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Science and Innovations

Arizona-Led Asteroid Mission Swings Around Earth

NASA's Goddard Space Flight Center/University of Arizona

A spacecraft guided by Arizona scientists will swing around Earth tomorrow, changing its trajectory to put it on course to study an asteroid next year. KNAU’s Melissa Sevigny reports.

The OSIRIS-Rex mission launched a year ago. It will slingshot around Earth in a maneuver called a ‘gravity assist.’ The spacecraft will skim over Antarctica at a speed of 19,000 miles per hour.

The mission team has gathered in Tucson for the occasion. They’ll direct the spacecraft to take photographs and make observations of the Earth and Moon, to calibrate the scientific instruments.

The next stop is a carbon-rich, near-Earth asteroid called Bennu. Scientists want to study it to learn more about the history of the solar system, the origins of life, and how to protect Earth from asteroid impacts. OSIRIS-REx will collect a sample of Bennu and return to Earth in 2023.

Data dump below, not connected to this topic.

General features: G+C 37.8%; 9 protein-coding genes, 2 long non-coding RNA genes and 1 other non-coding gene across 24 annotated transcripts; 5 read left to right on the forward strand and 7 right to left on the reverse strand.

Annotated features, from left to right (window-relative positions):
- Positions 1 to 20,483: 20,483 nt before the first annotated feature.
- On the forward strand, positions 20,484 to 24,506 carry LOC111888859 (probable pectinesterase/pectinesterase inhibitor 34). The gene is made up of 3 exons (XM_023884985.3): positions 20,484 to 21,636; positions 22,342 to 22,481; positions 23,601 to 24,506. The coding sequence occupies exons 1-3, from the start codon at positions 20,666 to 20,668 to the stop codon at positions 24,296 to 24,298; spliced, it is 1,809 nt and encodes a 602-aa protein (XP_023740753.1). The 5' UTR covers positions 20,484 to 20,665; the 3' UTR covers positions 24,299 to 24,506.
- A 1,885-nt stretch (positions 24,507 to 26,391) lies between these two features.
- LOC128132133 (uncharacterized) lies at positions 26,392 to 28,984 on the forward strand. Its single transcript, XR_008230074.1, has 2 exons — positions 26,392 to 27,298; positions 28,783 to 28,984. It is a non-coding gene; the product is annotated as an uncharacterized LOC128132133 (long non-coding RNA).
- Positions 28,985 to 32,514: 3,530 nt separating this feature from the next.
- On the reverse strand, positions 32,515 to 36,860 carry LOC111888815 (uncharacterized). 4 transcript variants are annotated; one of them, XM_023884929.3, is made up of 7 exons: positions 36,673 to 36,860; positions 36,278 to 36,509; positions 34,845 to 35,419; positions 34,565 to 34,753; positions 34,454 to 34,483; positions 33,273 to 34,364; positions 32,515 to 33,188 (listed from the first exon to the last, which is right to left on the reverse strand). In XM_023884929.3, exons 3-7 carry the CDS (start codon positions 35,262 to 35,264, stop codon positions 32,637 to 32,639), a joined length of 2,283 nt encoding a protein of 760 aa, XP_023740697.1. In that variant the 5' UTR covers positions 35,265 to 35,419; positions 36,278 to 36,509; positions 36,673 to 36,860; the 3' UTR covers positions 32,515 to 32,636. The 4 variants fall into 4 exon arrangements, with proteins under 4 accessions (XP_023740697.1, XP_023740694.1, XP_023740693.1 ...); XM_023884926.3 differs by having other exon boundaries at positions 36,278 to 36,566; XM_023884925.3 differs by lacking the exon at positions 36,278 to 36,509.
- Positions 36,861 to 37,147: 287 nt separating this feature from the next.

The mission is led by the University of Arizona.

Melissa joined KNAU's team in 2015 to report on science, health, and the environment. Her work has appeared nationally on NPR and been featured on Science Friday. She grew up in Tucson, Arizona, where she fell in love with the ecology and geology of the Sonoran desert.
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